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Thursday, Mar 07, 2002

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Cashew exports may cross 87,000 tonnes this year

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CASHEW exports are poised for a quantitative growth, albeit at a lower realisation of value, according to the Vice-Chairman of the Cashew Export Promotion Council of India (CEPCI), Mr Walter D'Souza.

According to estimates, India, with a market share of 45 per cent in the global market, will register a seven per cent growth in exports during the current year. As against 81,657 tonnes valued at Rs. 1,878.50 crore for 2000-2001, exports during the current year are likely to cross the 87,000-tonne mark. There is, however, likely to be a 15 per cent decline in earnings that is expected to be in the range of Rs 1,600 crore. Also, cashew exports from Karnataka during the current financial year are expected to be in the range of Rs 110 crore with a market share of 7 per cent, marginally up from its all-time low of 5 per cent.

In the present global scenario, these figures, according to Mr D'Souza, indicate a steady quantitative growth for the cashew industry. The current financial year started on a low key with a `historic drop' in export prices. Given the various developments in the global scenario, exporters ended up piling up their stocks and inventory planning lost its direction leading to a mismatch in the raw material to finished products equation.

Exports, however, started growing quantitatively from the second half of November 2001 and continued till the first half of January, ostensibly as a result of CEPCI's marketing strategies. Notwithstanding this improvement, the drop in prices forced the industry to sustain losses. Despite these losses, the industry looks set to start the new procurement season from March-May in the domestic market with a price expectation level of about Rs 27-29 per kg of raw cashewnut, according to Mr D'Souza.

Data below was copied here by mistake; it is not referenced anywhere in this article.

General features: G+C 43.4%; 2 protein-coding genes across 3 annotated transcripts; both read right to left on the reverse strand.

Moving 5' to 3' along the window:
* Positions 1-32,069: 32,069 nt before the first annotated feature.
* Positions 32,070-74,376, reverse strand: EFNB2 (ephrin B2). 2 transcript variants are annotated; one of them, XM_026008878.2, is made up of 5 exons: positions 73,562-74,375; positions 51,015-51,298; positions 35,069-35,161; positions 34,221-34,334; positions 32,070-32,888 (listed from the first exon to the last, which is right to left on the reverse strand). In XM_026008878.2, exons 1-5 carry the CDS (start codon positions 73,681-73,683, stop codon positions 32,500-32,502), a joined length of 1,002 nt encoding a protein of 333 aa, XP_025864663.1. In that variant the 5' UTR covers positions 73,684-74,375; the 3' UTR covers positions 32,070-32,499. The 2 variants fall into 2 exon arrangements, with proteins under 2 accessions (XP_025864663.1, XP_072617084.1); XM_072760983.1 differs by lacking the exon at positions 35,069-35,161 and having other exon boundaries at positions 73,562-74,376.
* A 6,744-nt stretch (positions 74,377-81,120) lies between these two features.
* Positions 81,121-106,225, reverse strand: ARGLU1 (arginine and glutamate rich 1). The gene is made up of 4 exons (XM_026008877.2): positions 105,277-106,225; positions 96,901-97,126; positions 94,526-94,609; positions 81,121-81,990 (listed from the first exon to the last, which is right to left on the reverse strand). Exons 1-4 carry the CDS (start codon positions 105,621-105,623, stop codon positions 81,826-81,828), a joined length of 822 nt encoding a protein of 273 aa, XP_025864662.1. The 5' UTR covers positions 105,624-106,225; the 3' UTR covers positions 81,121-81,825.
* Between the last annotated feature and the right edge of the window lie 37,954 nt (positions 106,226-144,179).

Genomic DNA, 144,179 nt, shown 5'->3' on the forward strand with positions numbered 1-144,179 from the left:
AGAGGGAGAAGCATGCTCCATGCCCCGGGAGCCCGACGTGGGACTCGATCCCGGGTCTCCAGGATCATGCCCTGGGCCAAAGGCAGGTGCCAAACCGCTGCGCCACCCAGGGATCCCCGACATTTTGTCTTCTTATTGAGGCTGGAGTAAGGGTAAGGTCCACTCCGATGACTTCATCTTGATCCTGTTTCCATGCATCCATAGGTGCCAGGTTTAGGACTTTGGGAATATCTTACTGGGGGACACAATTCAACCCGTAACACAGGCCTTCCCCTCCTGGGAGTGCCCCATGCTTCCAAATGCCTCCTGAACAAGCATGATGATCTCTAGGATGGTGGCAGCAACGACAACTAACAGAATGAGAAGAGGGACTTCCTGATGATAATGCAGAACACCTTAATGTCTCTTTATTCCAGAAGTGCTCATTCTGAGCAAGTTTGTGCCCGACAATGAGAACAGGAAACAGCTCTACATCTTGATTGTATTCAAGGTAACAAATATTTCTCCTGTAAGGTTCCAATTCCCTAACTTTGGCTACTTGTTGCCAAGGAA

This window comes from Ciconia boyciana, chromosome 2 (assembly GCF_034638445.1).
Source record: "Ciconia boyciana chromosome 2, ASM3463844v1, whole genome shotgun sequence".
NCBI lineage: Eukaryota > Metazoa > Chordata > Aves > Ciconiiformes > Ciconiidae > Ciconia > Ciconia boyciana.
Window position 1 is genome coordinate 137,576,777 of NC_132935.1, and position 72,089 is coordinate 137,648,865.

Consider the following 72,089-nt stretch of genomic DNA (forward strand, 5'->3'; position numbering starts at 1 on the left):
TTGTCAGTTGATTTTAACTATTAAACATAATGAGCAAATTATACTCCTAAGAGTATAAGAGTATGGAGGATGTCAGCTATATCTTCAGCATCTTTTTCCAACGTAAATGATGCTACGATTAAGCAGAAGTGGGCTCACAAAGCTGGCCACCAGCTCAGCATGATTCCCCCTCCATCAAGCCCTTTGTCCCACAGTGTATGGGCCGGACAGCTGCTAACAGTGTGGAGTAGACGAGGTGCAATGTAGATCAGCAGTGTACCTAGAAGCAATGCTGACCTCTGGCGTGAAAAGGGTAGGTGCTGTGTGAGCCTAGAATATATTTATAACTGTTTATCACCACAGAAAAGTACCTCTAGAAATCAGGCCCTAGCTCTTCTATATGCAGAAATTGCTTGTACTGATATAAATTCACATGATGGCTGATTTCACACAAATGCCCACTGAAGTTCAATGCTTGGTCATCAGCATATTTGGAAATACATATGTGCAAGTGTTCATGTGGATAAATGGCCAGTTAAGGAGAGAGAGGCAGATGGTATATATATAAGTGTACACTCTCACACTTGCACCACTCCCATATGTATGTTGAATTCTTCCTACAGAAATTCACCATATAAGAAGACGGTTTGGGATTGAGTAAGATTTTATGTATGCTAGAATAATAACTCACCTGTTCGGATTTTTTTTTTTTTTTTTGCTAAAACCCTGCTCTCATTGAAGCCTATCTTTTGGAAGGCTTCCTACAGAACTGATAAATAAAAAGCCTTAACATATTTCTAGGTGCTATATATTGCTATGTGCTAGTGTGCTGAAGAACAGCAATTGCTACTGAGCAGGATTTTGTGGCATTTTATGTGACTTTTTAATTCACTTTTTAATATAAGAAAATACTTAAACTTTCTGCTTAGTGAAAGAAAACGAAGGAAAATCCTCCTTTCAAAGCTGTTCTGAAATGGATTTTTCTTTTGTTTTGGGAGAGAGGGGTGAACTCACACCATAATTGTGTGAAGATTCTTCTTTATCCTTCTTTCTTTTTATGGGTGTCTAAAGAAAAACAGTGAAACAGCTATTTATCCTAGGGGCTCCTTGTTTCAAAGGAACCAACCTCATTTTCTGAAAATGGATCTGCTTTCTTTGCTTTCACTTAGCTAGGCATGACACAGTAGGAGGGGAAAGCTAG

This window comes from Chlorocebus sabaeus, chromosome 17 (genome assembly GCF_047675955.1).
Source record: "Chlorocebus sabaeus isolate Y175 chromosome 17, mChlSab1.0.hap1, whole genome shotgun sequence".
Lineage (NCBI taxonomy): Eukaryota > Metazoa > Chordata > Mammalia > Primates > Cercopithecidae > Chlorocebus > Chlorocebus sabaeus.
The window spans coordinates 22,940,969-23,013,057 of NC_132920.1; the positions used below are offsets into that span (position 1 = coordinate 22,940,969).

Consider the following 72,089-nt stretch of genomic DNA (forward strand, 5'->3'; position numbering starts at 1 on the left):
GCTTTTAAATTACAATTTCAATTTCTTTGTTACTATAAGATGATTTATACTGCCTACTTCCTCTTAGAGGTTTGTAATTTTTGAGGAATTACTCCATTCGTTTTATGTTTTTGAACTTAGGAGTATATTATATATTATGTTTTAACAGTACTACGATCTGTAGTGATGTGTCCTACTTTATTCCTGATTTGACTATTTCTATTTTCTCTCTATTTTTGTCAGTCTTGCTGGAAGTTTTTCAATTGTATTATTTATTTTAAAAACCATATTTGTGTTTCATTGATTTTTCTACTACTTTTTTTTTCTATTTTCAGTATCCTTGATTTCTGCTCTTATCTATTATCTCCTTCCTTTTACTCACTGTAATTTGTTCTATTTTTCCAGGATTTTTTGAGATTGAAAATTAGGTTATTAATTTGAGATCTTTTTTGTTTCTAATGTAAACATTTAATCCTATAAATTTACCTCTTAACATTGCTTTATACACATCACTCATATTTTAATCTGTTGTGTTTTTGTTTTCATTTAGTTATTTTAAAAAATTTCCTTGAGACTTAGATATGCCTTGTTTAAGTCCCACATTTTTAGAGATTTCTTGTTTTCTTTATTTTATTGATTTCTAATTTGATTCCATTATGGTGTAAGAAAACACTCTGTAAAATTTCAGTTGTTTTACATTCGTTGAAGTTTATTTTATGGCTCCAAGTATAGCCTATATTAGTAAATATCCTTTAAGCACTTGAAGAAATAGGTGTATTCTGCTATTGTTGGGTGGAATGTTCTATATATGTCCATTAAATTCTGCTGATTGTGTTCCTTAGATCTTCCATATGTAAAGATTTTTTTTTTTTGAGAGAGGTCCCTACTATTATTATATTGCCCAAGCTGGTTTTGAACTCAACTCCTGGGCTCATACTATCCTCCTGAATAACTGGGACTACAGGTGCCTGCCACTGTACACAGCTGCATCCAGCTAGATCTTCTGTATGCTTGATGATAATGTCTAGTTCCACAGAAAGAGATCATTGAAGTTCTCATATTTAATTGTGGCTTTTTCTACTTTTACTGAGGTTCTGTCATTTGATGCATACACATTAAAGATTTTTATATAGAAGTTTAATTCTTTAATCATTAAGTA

Furthermore, he said exports during the period April 2001 to January 2002 were at 77,101 tonnes valued at Rs 1,422.69 crore as against 67,036 tonnes valued at Rs 1,563.34 crore for the same period during 2000-2001. This period has shown a growth of 15 per in quantity and a decline of 20.8 per cent in unit value realisation.

The industry also, according to Mr. D'Souza, had to pay a higher interest this year as compared to the last year since banks permit only 180 days of export credit and charge between 40-50 per cent beyond that period, an issue that CEPCI has taken up with the RBI.

Imports of raw cashewnuts dropped by 21.6 per cent from 2,01,287 tonnes to 1,57,812 tonnes during April-December 2001. This year the industry is expected to import in excess of 2.5 lakh tonnes, marginally higher that last year's final figure of 2,49,087 tonnes.

According to Mr D'Souza, however, the domestic crop is expected to be much better than it was last year. But at the same time, the export price of cashew kernels hit an all-time low of $1.65 per pound during the second half of February. Most of the factories are still processing imported raw cashewnuts from East African and Far Eastern countries.

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